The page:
Luke 4:1-12 is a splendid opening for the First Sunday of Lent, and Luke intends it to be an exercise in the self-disclosure of Jesus to the world.
Jesus is revealed to us as 'being full of the Holy Spirit,' presumably a reference to his baptism, when the Holy Spirit 'descended upon him in bodily form, as a dove.' People who wonder how Jesus could be tempted when he was sinless have their answer. He is filled with the Holy Spirit. The Spirit is given him to withstand his 'testing,' so that there can be no question of undermining his sinlessness.
So we come to his self-disclosure: Jesus was 'fed by the Holy Spirit and ate no human food' but, being human, he was famished. When the devil asked him to turn a stone into bread he was not asking Jesus to perform some cheap circus trick. He was tempting Jesus to break his fast, to suggest that he could only be sustained by human food. That is why, quoting Deuteronomy, the devil was told that man does not live by bread alone.
The second tempting of Jesus becomes 'cosmic.' The Devil shows him all the kingdoms of the world and tells him that he may have their authority and glory if Jesus would only fall down and worship the devil. This is a blatant lie because they were not his to give. That is why Jesus, again quoting Deuteronomy, dismisses his pretentions: 'You shall worship the Lord your God and Him only will you serve.'
In the final temptation Jesus is asked to throw himself from the pinnacle of the temple, in the belief that God will protect him from harm. The devil, who himself quotes scripture, is then told: 'You shall not tempt the Lord your God.'
So then, what is disclosed to us for reflection during Lent? The devil begins his tempting with the phrase: 'If you are the Son of God.' The perennial question posed to us by the Gospels is: who is this Jesus? The temptations of Jesus face us with this question in the form of a sermon, which the temptations surely are.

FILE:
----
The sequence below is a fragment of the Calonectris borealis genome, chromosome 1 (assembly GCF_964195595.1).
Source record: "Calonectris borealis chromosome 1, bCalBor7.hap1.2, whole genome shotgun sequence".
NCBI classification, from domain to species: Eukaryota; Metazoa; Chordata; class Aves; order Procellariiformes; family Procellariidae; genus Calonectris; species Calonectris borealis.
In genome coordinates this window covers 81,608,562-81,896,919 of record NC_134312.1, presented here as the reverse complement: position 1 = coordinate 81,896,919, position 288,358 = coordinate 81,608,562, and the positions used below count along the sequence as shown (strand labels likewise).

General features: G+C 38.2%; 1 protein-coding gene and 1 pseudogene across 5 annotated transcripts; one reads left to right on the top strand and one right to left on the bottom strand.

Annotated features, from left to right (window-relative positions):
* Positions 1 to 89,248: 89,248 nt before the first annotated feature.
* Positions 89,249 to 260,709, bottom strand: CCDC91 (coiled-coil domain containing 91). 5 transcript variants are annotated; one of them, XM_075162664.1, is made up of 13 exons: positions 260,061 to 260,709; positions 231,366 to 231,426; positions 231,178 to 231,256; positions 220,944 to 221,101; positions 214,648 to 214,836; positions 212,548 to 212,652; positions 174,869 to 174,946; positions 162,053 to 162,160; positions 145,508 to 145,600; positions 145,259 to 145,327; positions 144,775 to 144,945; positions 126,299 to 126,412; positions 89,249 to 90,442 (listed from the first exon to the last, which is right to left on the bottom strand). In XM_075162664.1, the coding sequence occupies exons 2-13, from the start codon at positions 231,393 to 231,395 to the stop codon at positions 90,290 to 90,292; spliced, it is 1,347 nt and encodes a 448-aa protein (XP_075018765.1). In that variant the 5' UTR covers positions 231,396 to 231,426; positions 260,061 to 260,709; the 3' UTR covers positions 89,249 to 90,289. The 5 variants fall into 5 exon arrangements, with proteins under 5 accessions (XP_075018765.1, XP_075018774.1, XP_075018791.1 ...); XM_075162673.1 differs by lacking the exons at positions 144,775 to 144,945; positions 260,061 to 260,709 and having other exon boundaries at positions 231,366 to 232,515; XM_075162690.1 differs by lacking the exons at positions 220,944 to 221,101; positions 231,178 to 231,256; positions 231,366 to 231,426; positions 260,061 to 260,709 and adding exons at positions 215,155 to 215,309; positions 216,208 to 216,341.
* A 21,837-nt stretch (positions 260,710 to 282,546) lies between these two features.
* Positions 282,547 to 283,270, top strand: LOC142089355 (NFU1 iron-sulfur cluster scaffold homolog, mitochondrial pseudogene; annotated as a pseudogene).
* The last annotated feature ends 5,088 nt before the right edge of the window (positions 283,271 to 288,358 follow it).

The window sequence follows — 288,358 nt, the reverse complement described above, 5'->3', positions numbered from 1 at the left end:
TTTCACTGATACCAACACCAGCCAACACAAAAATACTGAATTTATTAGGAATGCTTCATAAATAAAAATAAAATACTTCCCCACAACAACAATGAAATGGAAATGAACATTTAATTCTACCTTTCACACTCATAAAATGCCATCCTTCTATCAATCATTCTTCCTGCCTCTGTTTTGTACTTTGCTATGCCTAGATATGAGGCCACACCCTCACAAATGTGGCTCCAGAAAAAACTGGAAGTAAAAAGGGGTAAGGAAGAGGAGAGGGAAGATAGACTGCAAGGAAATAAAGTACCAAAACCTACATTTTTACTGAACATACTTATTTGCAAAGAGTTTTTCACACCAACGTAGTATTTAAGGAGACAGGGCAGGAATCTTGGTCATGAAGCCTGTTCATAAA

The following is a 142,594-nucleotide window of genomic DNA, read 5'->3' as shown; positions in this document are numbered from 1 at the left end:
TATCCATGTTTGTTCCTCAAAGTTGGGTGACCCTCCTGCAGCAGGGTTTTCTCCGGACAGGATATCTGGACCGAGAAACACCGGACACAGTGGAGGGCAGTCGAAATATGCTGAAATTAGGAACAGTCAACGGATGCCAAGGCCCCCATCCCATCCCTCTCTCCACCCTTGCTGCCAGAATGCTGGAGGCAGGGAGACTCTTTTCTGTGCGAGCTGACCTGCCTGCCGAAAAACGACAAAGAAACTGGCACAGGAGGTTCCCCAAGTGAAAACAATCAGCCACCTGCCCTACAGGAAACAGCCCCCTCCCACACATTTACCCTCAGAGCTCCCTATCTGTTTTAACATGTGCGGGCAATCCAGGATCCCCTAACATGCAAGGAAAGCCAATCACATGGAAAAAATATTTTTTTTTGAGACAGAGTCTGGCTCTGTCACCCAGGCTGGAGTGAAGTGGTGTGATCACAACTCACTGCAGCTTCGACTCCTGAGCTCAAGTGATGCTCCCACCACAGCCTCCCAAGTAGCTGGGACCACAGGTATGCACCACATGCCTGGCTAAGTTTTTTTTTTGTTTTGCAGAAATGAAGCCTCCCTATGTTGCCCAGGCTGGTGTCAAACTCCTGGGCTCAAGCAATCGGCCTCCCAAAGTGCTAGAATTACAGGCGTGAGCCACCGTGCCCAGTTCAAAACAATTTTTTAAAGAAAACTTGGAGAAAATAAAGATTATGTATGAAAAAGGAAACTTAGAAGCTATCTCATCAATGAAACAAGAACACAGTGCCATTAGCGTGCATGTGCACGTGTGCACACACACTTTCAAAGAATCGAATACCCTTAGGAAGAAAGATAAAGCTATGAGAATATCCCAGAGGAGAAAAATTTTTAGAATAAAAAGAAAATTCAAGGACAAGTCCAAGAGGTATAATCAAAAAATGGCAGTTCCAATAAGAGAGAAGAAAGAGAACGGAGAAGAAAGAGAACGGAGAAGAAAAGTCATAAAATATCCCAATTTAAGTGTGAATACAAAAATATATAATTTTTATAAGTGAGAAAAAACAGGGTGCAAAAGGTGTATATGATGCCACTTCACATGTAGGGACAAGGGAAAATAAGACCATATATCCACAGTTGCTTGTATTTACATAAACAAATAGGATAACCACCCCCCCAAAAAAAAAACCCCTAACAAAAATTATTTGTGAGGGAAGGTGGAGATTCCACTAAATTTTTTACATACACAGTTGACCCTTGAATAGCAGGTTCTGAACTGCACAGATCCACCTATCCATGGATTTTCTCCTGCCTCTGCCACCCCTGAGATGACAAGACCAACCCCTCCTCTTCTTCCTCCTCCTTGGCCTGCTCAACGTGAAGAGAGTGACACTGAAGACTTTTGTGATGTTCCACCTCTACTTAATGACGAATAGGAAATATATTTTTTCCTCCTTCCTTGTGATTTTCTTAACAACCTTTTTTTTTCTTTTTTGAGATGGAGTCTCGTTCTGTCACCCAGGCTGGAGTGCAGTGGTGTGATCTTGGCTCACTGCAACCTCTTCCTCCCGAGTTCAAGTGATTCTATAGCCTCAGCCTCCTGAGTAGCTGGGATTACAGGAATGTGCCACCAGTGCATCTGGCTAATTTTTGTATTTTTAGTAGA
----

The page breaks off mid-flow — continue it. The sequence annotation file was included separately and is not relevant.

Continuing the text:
Given the Spirit at baptism, we are to reflect that it is our spiritual lives in God that will sustain us: 'We cannot live by bread alone.' A challenge to the materialist culture of our day which is easy to be sucked into. That is why the rich are condemned in St Luke's Gospel; not because they are rich, but because they see in wealth a security that can only come from God. The final temptation continues the theme. It is not simply about the abuse of power and riches: it is a thundering denunciation of the descent into idolatry that their worship implies. This is personified by the devil, who is a liar - true worship is the worship of God and, according to John, the devil 'is a murderer from the beginning.'
The point about idols is that 'we know their names.' We feel we can manipulate them and be in control of them. So we must not turn God into an idol by putting him to the test. All this is surely why this passage is such a splendid opening for Lent, as it faces us with the truth about Jesus and how life is to be lived at the deepest level of our being - it is then about the self-disclosure of Jesus to us and our gift of the Spirit who will sustain us in all the 'testing' of our lives.